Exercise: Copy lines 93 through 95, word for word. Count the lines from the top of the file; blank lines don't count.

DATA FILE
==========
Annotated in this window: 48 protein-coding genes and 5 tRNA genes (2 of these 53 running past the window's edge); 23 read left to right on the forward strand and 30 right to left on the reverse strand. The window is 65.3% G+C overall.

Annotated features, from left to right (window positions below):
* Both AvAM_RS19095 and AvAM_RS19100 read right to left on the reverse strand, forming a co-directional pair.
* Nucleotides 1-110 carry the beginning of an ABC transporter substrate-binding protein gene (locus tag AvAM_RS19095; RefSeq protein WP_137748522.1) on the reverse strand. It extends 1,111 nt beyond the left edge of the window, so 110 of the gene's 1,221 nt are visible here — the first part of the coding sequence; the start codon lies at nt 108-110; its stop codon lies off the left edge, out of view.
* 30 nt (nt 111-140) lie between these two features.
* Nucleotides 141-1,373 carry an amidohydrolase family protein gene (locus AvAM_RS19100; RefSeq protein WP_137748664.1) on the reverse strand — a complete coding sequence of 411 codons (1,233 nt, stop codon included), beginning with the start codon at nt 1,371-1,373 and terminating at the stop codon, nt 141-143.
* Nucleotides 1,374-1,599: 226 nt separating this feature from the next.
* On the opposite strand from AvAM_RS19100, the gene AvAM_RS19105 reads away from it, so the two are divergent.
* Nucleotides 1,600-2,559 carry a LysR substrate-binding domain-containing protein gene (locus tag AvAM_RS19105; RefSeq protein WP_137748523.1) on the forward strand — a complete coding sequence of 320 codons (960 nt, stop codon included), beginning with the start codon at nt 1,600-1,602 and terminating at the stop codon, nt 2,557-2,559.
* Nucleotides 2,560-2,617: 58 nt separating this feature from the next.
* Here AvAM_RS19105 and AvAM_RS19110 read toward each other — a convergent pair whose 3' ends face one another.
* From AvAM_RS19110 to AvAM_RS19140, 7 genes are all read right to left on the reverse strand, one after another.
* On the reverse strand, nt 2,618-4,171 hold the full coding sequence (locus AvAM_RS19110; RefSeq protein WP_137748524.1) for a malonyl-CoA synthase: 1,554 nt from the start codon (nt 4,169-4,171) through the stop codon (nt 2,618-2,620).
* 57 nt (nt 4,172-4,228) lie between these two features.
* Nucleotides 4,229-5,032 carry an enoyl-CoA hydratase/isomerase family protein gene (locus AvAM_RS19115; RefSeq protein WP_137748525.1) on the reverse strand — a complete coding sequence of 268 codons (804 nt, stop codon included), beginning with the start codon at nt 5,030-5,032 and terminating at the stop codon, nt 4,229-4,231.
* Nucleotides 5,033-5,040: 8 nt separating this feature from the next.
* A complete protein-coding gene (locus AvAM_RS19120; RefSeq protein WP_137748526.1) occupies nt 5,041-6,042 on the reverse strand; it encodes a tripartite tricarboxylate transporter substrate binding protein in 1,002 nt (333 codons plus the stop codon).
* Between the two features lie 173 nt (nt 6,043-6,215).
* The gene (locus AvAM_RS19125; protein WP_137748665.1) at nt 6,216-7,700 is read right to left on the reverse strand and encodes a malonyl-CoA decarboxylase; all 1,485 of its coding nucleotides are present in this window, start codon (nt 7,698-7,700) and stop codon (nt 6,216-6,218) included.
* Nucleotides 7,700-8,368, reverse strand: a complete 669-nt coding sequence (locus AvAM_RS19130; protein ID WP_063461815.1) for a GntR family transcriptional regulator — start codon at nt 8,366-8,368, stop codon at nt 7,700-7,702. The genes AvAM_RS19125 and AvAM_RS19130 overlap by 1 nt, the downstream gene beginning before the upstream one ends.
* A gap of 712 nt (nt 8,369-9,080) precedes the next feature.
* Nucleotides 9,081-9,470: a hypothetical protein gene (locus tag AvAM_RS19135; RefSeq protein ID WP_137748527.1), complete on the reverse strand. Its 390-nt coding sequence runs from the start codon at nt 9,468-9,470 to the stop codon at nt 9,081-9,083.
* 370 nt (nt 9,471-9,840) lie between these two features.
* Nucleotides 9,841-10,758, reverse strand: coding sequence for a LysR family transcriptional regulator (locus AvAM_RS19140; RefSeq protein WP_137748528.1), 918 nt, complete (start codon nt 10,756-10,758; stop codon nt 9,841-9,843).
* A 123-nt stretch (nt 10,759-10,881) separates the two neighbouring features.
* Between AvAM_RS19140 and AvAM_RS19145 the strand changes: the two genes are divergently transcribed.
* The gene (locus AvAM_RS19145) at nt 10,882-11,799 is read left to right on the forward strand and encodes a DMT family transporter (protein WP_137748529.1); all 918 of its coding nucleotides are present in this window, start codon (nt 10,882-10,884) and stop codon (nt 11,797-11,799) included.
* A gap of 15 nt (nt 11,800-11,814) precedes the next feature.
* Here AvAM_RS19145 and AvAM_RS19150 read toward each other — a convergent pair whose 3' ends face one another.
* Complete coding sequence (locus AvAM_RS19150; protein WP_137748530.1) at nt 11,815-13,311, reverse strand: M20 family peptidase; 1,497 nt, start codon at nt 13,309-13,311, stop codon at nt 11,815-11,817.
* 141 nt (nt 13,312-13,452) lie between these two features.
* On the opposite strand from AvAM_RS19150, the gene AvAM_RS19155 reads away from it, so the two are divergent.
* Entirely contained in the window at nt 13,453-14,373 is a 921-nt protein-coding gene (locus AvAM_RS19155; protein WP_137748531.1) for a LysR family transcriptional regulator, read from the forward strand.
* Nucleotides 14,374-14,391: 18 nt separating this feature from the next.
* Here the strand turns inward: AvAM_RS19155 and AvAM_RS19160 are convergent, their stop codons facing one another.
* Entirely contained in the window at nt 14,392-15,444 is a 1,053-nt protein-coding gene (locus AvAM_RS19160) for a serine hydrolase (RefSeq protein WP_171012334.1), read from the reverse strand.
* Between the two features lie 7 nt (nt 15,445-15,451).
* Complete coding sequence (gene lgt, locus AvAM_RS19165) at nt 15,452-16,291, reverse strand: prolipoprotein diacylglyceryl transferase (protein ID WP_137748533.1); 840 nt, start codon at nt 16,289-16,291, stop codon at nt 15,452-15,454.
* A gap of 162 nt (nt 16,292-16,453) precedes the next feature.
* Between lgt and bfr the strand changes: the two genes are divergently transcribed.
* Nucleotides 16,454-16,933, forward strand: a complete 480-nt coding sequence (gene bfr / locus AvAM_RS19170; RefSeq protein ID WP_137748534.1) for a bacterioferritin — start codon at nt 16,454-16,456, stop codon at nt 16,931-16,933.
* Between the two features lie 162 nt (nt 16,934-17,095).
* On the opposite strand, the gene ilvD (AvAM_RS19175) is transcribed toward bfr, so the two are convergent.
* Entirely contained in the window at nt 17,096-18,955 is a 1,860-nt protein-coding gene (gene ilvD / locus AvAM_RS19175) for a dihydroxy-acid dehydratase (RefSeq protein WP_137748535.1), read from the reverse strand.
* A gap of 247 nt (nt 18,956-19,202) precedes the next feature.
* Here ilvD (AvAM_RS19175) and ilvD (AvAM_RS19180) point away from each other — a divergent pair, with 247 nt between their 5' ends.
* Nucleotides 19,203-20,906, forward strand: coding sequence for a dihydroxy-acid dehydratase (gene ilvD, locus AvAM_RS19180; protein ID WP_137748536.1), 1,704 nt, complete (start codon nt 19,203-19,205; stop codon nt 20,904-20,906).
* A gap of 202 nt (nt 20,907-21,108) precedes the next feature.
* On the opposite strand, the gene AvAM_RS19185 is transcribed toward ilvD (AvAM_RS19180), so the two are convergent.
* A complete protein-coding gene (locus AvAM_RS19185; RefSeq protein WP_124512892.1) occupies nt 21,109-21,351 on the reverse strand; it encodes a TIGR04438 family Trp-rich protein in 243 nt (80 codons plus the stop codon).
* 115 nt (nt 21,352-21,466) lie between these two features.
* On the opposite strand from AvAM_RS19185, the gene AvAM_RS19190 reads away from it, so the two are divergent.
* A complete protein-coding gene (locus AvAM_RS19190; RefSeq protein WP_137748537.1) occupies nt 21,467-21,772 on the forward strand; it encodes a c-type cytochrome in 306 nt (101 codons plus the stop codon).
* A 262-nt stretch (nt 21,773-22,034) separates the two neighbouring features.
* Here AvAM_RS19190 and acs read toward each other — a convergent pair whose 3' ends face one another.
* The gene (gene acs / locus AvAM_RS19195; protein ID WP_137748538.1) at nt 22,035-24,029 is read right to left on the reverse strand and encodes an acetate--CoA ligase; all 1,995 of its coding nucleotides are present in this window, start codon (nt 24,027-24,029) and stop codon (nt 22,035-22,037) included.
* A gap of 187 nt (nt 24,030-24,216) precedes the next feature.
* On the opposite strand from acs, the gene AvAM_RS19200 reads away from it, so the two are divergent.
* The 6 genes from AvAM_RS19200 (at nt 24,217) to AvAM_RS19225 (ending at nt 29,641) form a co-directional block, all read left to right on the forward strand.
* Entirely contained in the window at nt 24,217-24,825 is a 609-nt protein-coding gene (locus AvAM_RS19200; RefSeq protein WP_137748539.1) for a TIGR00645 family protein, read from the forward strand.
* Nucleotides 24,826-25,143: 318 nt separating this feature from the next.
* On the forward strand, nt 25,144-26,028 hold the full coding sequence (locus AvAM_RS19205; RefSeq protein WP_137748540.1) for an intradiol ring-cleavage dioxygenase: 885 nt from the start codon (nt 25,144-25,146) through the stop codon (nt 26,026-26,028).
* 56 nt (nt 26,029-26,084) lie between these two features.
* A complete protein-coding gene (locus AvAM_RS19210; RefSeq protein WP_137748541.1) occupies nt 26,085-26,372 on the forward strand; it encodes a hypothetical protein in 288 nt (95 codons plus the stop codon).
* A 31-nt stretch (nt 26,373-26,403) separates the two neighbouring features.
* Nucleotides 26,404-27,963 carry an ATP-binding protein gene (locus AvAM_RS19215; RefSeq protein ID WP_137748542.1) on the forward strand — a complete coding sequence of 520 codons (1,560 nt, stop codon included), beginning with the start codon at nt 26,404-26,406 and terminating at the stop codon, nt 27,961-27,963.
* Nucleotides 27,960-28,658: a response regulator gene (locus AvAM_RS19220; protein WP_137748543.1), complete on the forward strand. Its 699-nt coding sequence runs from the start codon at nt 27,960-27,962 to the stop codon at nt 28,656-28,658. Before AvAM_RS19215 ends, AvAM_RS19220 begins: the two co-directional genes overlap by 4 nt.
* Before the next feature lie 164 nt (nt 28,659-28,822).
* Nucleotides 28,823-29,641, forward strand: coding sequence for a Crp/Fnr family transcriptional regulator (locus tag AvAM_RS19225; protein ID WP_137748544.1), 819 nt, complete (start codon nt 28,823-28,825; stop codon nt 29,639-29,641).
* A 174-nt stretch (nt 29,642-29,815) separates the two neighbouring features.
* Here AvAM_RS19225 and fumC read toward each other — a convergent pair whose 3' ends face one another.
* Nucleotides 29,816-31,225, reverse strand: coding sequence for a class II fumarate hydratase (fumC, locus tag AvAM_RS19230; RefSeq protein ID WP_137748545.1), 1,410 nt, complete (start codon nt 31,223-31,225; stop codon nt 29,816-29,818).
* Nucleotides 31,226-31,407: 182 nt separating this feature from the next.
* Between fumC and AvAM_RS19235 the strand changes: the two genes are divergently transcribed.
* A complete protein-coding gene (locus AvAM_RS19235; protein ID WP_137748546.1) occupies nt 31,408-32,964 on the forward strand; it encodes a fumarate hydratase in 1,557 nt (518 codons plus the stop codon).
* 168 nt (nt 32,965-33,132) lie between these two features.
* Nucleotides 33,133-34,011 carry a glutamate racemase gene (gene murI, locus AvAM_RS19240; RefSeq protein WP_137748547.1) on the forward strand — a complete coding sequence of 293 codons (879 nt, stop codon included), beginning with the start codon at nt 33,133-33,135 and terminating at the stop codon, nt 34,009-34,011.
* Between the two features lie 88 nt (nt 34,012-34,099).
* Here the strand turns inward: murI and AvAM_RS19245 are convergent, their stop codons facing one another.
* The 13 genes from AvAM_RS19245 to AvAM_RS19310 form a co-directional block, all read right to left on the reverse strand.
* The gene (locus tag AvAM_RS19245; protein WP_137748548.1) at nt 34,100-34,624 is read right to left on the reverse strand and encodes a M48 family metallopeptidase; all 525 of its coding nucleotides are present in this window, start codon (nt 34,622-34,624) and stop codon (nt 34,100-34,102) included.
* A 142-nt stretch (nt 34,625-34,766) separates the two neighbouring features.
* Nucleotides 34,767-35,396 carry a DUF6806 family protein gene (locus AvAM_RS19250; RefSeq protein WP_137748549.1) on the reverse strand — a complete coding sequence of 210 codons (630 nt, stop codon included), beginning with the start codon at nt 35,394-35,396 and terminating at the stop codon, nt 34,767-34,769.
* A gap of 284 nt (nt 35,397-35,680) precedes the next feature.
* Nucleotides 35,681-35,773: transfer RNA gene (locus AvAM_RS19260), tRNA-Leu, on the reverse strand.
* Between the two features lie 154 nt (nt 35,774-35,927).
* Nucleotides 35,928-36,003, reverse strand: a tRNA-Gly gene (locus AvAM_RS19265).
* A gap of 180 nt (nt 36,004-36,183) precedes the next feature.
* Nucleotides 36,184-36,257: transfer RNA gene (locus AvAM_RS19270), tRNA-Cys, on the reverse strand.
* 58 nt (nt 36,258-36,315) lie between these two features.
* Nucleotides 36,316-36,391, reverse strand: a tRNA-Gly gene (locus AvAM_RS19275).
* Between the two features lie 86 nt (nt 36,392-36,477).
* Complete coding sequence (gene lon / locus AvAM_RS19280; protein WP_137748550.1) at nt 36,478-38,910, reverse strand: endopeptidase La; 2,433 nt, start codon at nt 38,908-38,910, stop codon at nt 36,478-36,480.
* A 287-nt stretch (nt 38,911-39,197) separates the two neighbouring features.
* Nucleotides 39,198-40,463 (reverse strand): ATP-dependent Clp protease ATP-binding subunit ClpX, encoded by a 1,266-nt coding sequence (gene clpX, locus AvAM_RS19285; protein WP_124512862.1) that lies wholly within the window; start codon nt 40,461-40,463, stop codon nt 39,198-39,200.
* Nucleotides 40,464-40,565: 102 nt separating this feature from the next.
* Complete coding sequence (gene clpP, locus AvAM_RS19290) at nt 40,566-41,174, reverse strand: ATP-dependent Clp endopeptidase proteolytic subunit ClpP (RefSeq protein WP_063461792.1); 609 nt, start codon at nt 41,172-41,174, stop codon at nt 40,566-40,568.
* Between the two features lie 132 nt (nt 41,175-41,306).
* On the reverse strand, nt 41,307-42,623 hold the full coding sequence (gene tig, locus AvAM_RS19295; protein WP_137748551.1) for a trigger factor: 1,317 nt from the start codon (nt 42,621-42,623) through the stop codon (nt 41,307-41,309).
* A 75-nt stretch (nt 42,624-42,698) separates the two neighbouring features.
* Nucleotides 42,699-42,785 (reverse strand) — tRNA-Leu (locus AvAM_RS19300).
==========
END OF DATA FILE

* Complete coding sequence (gene lon / locus AvAM_RS19280; protein WP_137748550.1) at nt 36,478-38,910, reverse strand: endopeptidase La; 2,433 nt, start codon at nt 38,908-38,910, stop codon at nt 36,478-36,480.
* A 287-nt stretch (nt 38,911-39,197) separates the two neighbouring features.
* Nucleotides 39,198-40,463 (reverse strand): ATP-dependent Clp protease ATP-binding subunit ClpX, encoded by a 1,266-nt coding sequence (gene clpX, locus AvAM_RS19285; protein WP_124512862.1) that lies wholly within the window; start codon nt 40,461-40,463, stop codon nt 39,198-39,200.